High Speed Rear Blowouts

Discussion in 'Motorized Bicycle General Discussion' started by Charged-Reacter, Oct 25, 2009.

  1. Blakenstein

    Blakenstein New Member

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    When I travel more than five miles, I carry a spare presta in my pack and 2 adaptors for filling air. all I need is one . I also carry an emergency pump . At home, in my tool box, I have 6 spare presta tubes . Cyclists should not have to deal with gas stations..my bike shop told me that is all their gonna have soon, and I don't blame them. Presta tubes are an incredible muchly needed improvement and I thank God for whoever it was that created the presta.
    After typing this I'm going to add another preasta to my pack. Adaptors are only a dollar,-get lots of them. :):):):)
     
  2. xlite

    xlite New Member

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    Aside from the fact that presta rims don't take "normal" tubes, you have to find and carry special adapters, carry special tubes, they don't work with pressure gauges, and cost more than regular tubes... are there any other "amazing advancements and improvements"? :)

    Seriously though, is there any single advantage over regular tubes?
     
  3. lovehamr

    lovehamr New Member

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    From what I understand, presta valves came about for two reasons; #1 was rim sizes were getting more narrow for high performance tires and the size of the schrader valve meant that the hole on the rim would compromise rim strength, this still holds true. Most rims that I see cracked are cracked at the valve stem hole, the larger the hole the weaker the rim all other things being equal. #2 is the positive seal. The only thing that keeps air in a schrader valve is a little spring, with a presta it's a screwed down seal. They don't leak.

    As for the verbiage of "normal" or "regular" vs. "special" this is nothing more than semantics. If you ride a high performance bike then you use presta and all of your support gear is set for that valve type. If for some reason you have to use a schrader pump to fill a presta valve the $.99 adapter works fine, yes even with a gauge. It’s no big deal. If you ride a cruiser from China, uh, I mean Walmart, then it’s going to have schraders. But that goes hand in hand with all the other stone-age things that you get with that level of bike; like 1” threaded quill stems instead of 1.125” threadless which are much stronger, or 1 piece cranksets with cup and ball bottom brackets instead of modern large bearing 2 or 3 piece types. You only have to overhaul 1 of each before see the light and get yanked out of the dark ages. The list goes on and on but to many people that doesn’t matter and that’s cool as well. If you don’t use the bike’s crank to do anything more than start the motor then who cares. On the other hand, if you’re going to be using the pedals on a regular basis and plan to stress yourself and your bike, then looking into improvements that have been made in bikes since the 70s will pay off big.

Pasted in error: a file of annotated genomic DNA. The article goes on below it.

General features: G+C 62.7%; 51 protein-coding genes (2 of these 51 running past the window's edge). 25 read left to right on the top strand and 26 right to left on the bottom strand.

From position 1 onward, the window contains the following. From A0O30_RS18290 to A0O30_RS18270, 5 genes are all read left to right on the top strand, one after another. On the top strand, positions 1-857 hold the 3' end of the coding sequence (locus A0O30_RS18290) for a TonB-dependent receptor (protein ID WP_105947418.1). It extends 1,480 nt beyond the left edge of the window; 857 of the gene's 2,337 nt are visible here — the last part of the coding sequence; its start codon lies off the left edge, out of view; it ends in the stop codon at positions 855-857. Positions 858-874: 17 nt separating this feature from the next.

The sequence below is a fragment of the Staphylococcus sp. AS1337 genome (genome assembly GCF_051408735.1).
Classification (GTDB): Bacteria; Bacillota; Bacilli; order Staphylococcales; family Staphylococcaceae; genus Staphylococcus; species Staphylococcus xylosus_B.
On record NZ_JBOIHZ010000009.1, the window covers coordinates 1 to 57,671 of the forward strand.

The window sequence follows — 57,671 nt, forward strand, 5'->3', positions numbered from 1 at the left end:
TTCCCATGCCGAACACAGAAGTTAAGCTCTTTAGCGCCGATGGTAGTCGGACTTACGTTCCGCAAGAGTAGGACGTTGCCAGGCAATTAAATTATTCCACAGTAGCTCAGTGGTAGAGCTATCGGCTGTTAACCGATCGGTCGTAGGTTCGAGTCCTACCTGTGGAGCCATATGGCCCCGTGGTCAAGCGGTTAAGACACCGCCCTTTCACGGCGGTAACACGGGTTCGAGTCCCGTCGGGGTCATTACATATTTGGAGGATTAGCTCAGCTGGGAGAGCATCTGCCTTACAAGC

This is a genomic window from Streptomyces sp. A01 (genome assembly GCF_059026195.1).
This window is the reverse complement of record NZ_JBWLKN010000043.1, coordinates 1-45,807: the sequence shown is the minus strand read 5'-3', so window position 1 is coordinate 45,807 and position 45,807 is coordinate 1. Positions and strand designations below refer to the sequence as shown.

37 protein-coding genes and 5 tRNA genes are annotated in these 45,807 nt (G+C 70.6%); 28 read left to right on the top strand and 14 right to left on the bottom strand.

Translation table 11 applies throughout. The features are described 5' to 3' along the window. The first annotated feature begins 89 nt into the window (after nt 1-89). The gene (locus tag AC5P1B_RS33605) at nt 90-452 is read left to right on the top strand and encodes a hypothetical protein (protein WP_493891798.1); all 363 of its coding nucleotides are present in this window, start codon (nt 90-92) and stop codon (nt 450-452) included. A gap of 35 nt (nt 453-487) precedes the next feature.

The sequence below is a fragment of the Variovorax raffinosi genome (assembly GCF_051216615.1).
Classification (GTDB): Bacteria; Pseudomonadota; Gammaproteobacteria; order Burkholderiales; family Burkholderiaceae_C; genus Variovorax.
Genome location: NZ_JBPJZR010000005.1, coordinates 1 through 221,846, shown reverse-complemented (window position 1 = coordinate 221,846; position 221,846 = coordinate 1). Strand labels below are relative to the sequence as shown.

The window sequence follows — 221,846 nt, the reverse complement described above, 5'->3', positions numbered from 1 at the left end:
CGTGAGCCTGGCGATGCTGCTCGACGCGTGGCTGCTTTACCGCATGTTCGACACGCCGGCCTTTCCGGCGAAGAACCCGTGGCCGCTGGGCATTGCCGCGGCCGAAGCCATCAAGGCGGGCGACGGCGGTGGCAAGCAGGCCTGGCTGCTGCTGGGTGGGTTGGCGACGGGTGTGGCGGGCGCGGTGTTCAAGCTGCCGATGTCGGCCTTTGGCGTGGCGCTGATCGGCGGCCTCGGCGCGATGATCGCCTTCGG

Steve
     
  4. Blakenstein

    Blakenstein New Member

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    The main advantage I like is that the valve stem locks to the rim . From totally deflated,fill up a regular tire, and then fill up a presta.You'll see what I mean-use a hand pump.Another advantage is that I'm sick of getting flats because of "moving valves"!! With presta, this does not happen. Adapters are very common these days and are a dime a dozen. Presta tubes have now become very common also.

    Now....here's what I carry in my pack..:multi-head screw driver,spark plug wrench,cone wrench(for outer wheel bearing races),2- 5/32 allen keys,10mm.1/4driv.socket,4mm allen driv.bitt,7/16 flex gear com.wrench,7/16 com. wrench,5/16flex gear,9/16 flex gr.,15mm flex gr.,3/8 fex gr.,6"adjustable,100mm. adj.,5/16 deep socket w/driv.adapter,precision screwdriver,pressure gauge, presta valve adapters,presta tube and emergency pump.
    My heart goes out to those of whom have to carry a wee tiny little adapter.

    P.S. I'm being lazy!! I've not added Norms cable ends yet to my pack. Oh well, at least I made a couple........................:):):):)
     
  5. bairdco

    bairdco a guy who makes cool bikes

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    i like the dark ages. and besides, they've had three piece cranks since the late 1800's. and overhauling an ashtabula type one piece crank is a lot easier and a few hundred dollars cheaper than a new euro bottom bracket. and you only need one wrench.

    i'm not arguing, i actually understand and agree with what you're saying about high-end bikes, but nobody's putting motors on 10,000 dollar road bikes. not that i've seen, anyway. and it would be funny if someone did, because they'd end up with a motored bike that's slower than they could pedal.

    back to the topic at hand, if you fix that slanted valve stem as soon as you notice it, you'll have no problems. i've never had one just suddenly slip and get cut. it usually takes a few days or weeks of neglect before that happens. it's a 5 minute fix.
     
  6. lovehamr

    lovehamr New Member